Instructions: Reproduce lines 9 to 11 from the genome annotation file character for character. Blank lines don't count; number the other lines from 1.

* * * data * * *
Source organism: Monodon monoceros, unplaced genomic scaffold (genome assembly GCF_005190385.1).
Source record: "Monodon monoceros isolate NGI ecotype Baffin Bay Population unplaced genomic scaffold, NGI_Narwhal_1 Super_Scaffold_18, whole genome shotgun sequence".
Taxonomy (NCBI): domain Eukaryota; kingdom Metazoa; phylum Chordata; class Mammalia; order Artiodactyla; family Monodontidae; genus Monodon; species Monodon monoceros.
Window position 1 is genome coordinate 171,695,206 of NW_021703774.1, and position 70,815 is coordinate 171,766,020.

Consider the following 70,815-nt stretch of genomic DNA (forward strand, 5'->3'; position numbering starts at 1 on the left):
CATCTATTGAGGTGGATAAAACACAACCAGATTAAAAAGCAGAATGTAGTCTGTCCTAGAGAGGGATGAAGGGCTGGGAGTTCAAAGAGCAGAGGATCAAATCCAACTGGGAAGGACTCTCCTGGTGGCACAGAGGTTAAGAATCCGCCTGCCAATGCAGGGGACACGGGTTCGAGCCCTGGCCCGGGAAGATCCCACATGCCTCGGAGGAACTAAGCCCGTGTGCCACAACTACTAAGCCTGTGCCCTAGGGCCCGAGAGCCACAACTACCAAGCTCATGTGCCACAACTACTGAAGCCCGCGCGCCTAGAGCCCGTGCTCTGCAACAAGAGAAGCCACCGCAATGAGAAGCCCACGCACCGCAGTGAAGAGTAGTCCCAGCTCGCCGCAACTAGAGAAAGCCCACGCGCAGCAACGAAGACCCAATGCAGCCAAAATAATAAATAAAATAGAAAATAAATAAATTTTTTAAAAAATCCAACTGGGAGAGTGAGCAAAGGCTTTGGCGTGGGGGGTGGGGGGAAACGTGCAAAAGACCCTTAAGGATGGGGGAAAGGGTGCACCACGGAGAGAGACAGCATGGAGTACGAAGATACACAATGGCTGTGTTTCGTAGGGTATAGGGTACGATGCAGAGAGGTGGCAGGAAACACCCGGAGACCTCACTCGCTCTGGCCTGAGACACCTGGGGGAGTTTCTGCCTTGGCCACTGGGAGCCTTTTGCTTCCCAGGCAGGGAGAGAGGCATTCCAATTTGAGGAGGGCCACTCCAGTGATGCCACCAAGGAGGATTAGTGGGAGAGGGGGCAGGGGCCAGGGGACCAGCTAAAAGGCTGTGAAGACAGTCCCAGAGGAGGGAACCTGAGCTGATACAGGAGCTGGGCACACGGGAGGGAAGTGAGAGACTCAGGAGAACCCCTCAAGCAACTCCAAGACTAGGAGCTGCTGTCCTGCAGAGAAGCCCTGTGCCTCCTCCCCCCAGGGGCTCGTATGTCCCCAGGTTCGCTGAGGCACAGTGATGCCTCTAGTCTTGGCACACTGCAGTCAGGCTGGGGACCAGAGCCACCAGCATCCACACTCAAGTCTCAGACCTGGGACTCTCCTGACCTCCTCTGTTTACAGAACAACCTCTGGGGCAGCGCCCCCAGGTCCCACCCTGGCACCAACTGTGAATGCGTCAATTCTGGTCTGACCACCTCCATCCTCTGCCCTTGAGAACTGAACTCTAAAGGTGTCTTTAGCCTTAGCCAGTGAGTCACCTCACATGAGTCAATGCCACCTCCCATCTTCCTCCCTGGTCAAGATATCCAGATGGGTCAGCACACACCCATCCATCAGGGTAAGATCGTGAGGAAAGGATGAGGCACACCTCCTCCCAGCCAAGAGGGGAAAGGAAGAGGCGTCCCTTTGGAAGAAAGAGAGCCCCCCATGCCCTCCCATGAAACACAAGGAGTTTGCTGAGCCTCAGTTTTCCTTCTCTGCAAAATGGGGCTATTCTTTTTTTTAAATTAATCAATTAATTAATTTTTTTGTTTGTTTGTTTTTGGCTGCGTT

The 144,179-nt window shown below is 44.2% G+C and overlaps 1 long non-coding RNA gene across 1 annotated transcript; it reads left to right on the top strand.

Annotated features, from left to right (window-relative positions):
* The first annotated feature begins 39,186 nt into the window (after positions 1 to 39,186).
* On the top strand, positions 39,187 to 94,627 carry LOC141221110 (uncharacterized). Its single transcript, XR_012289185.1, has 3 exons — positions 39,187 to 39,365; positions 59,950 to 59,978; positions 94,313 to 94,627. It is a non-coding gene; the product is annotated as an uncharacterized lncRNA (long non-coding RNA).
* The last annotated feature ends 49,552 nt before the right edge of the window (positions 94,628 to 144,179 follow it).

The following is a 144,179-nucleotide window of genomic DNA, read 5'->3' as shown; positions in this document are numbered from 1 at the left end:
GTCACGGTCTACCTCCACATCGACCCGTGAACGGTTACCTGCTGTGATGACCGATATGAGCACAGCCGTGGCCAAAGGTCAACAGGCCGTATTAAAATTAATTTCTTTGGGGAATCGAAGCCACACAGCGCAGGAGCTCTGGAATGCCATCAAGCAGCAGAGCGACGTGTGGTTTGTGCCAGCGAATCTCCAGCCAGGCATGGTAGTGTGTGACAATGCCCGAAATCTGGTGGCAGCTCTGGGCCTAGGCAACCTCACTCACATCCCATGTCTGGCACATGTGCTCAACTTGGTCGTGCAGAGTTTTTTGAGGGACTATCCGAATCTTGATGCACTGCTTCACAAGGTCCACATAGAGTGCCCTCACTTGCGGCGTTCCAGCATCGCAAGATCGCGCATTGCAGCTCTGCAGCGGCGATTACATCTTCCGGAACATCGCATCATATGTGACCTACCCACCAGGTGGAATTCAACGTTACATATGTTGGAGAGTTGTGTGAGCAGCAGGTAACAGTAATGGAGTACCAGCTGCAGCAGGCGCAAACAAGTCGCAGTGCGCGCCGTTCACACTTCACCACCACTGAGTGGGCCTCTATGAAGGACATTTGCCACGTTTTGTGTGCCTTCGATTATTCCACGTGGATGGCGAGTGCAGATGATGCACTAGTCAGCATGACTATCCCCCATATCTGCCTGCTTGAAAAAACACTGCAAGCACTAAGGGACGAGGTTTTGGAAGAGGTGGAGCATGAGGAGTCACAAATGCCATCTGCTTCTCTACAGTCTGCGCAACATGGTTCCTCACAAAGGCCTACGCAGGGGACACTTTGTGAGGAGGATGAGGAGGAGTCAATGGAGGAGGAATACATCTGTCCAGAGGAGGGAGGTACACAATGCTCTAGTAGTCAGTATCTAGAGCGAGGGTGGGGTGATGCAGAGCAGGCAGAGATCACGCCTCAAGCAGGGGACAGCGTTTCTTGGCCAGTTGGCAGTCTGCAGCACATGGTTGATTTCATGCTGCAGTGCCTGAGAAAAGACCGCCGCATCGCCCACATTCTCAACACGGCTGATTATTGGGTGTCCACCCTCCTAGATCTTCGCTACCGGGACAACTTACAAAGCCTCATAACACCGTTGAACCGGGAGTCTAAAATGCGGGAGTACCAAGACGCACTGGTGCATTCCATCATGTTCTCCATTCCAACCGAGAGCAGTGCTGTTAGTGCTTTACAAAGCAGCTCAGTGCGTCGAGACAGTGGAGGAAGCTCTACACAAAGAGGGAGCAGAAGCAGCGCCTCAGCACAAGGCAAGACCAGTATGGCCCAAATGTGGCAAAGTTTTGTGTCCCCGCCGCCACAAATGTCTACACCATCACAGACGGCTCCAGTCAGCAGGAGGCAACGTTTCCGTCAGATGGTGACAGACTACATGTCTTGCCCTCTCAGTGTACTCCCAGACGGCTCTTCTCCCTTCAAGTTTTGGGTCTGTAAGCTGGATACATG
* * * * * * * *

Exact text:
* The first annotated feature begins 39,186 nt into the window (after positions 1 to 39,186).
* On the top strand, positions 39,187 to 94,627 carry LOC141221110 (uncharacterized). Its single transcript, XR_012289185.1, has 3 exons — positions 39,187 to 39,365; positions 59,950 to 59,978; positions 94,313 to 94,627. It is a non-coding gene; the product is annotated as an uncharacterized lncRNA (long non-coding RNA).
* The last annotated feature ends 49,552 nt before the right edge of the window (positions 94,628 to 144,179 follow it).